A crowd gathers around the stage at Gruene Hall, singing along as Kelly Willis belts out a tune on a steamy summer night in New Braunfels, Texas (pop. 36,494). Among the sea of spectators, a few carve out a small space on the dance floor to two-step, while others stand on benches in the back to get a better view.
In fact, a similar scene has played out countless times since Gruene Hall opened in 1878, becoming what is now the oldest, continuously run dance hall in Texas.
The venue, built by H.D. Gruene, got its start as a place where farmers brought their families to socialize, a tradition that carried on for decades. In fact, Gruene’s great-grandson, Kyle Gruene, 74, recalls spending Saturday nights there as a child in the late 1930s.
“The floor was beautiful, highly polished,” Gruene says. “When the band would take a break, the little boys would slide across the floor in their sock feet.” He remembers that there were even cots where weary children slept as their parents danced into the early morning.
When various economic factors devastated the area in the 1920s and ’30s, Gruene Hall survived. But by the early 1970s, the famed dance hall was in disrepair and served primarily as a bar and domino hall. It wasn’t until 1975, when San Antonio business people Mary Jane Nalley and Pat Molak purchased Gruene Hall, that it returned to its live music roots.
“We shared a love of old buildings and live music,” says Nalley of her partnership with Molak. “Gruene Hall is special, and we made it shine again.”
Nanette Sullivan, who manages the place, recalls the first time she got a peek at the old dance hall floor. “It was alive in there,” she says, even though the area had been neglected for years. “There’s a vibe here, and the musicians feel it, too.”
Today, the 6,000-square-foot building looks much like it did the day it opened. The building has no air conditioning so breezes blow through large chicken wire window screens that line each side of the building. In the wintertime, huge wooden shutters are pulled over the windows to keep patrons warm since there’s no heating unit either.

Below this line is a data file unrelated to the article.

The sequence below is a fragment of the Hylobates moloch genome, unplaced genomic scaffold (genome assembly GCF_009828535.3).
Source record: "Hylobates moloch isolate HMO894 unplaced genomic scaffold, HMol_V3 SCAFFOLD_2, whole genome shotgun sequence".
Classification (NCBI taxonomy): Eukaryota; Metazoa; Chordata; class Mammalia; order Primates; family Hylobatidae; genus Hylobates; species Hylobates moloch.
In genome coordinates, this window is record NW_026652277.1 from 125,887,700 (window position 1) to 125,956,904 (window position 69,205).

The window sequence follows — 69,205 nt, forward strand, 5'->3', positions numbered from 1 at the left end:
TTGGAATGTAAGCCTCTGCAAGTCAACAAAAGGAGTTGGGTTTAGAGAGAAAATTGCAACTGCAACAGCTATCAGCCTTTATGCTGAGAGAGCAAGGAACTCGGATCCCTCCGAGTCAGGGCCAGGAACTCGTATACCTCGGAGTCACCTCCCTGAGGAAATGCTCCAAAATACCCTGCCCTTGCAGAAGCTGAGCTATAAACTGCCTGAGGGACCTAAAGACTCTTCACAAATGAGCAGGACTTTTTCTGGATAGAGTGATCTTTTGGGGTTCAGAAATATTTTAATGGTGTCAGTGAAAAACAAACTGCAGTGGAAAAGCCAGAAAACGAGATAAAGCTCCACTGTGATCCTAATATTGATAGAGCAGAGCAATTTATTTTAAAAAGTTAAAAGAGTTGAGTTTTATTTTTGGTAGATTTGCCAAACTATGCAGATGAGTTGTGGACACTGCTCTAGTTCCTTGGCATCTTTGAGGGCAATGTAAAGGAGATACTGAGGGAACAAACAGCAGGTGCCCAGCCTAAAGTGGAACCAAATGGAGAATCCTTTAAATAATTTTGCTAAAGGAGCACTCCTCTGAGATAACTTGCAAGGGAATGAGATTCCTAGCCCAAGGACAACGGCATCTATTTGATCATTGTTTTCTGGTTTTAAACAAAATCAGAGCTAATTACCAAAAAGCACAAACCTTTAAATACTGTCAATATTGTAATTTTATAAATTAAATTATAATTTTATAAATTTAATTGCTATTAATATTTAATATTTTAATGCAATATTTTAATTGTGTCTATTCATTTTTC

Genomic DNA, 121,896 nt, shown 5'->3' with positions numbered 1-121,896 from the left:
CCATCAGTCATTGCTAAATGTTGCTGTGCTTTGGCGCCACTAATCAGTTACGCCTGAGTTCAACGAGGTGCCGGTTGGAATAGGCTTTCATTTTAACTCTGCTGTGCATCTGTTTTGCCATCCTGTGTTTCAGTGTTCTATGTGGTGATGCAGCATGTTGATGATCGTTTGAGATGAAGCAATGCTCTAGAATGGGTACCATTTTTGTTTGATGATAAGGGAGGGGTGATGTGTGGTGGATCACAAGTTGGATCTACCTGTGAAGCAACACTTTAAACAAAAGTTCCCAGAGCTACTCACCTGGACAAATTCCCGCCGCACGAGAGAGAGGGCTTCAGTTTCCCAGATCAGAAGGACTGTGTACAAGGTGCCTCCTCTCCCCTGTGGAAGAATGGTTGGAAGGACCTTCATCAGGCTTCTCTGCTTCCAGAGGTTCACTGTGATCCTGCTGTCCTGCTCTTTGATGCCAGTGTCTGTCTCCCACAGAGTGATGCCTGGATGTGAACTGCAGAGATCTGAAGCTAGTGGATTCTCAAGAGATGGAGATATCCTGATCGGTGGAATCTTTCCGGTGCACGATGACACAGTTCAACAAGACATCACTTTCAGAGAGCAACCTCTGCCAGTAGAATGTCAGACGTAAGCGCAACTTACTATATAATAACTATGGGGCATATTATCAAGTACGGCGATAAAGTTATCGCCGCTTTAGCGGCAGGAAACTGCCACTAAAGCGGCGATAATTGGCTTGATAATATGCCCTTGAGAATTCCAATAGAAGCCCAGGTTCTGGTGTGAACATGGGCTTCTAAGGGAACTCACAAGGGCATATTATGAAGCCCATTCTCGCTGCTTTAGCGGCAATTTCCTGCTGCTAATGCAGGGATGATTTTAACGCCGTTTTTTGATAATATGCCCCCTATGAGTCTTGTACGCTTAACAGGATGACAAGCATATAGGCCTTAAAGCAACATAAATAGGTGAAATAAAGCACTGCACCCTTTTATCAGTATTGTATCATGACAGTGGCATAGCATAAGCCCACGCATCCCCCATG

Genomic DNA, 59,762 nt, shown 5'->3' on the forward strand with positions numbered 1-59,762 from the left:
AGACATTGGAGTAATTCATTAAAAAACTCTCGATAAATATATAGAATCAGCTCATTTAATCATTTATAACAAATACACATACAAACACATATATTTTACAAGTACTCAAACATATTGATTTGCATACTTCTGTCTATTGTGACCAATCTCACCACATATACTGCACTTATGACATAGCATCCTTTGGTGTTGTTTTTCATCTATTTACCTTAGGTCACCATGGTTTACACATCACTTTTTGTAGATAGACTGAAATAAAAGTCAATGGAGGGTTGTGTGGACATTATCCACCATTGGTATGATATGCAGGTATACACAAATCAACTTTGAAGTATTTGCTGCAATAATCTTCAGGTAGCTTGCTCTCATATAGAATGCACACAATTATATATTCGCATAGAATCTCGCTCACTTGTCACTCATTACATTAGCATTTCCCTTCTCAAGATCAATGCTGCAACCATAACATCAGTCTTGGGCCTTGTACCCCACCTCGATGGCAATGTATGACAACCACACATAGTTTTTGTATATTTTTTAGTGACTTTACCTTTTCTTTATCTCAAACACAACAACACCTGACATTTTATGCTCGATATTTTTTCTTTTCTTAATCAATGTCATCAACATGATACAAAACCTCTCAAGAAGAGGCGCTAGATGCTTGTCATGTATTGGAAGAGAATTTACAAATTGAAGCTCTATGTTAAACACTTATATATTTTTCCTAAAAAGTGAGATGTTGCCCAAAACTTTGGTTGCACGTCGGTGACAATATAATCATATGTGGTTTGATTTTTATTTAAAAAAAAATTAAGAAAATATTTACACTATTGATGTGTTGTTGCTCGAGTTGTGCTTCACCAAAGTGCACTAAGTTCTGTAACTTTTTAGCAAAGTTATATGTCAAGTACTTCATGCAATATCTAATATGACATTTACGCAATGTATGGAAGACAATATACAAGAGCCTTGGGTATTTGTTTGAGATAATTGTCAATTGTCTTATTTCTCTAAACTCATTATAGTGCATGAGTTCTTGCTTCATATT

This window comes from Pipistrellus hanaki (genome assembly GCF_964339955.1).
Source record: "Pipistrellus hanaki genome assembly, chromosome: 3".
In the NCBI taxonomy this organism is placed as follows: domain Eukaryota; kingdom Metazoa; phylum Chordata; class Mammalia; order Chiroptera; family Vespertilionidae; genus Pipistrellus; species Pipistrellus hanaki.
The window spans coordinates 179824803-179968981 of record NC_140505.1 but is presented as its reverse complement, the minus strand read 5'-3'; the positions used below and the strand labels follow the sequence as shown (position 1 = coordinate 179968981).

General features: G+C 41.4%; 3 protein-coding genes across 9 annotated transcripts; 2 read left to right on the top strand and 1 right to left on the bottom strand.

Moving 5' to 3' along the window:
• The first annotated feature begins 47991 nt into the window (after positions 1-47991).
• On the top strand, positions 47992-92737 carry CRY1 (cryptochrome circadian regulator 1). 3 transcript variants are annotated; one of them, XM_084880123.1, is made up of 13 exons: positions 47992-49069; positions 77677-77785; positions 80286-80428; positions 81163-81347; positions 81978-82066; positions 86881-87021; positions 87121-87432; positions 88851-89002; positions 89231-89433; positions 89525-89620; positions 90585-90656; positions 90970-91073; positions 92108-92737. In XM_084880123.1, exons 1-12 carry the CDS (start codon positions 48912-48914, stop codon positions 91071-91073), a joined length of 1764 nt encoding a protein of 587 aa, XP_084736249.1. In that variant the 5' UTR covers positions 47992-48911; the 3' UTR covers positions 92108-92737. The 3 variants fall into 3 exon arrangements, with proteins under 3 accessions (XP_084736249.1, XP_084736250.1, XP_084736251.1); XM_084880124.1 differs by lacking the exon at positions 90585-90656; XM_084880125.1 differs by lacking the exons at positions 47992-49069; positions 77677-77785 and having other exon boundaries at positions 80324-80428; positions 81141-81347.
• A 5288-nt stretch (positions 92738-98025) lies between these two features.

Chris Burns, a Gruene Hall regular, says everybody feels at home when they walk through the front door. “I can’t say exactly what makes Gruene Hall unique,” Burns says, “but it has to do with the chicken wire.” He explains that items like chicken wire window screens and the original tin roof are all part of the unique flavor that has kept Texans coming to the humble Gruene Hall for inspired music.
Mike Daily, steel guitarist for George Strait’s Ace in the Hole Band, says he always brought his own fan in the summer and his own space heater in the winter when the band played there in the 1970s.
He recalls one particularly cold night when the band wore coats while they played, and he could see the condensation from Strait’s breath as he sang. “In 30 years, the place hasn’t changed at all,” Daily says. “It’s unmatched in atmosphere, and a lot of people would say it is one of their favorite places to play.”
Gruene Hall has hosted all types of performers, from Ernest Tubb to Little Richard, but it is perhaps best known for hosting country music stars such as Strait, Hal Ketchum, Lyle Lovett and Willie Nelson early in their careers.
Visitors can capture a glimpse of the dance hall’s musical history through the autographed photos that hang floor to ceiling. “These walls have heard a lot of music,” says regular Ann McClendon. “I’ve always loved music, and I’ve been amazed by the quality here.”
Nalley says they always have focused on singer/songwriters who are serious about their art, and Sullivan adds that their location has enabled them to draw many good musicians and songwriters from nearby Austin.
“(Mary Jane and Pat) have created a really great atmosphere where everyone always feels comfortable,” says regular Cherie Rinehart. “They’ve worked hard and kept it with the feeling of the old days.”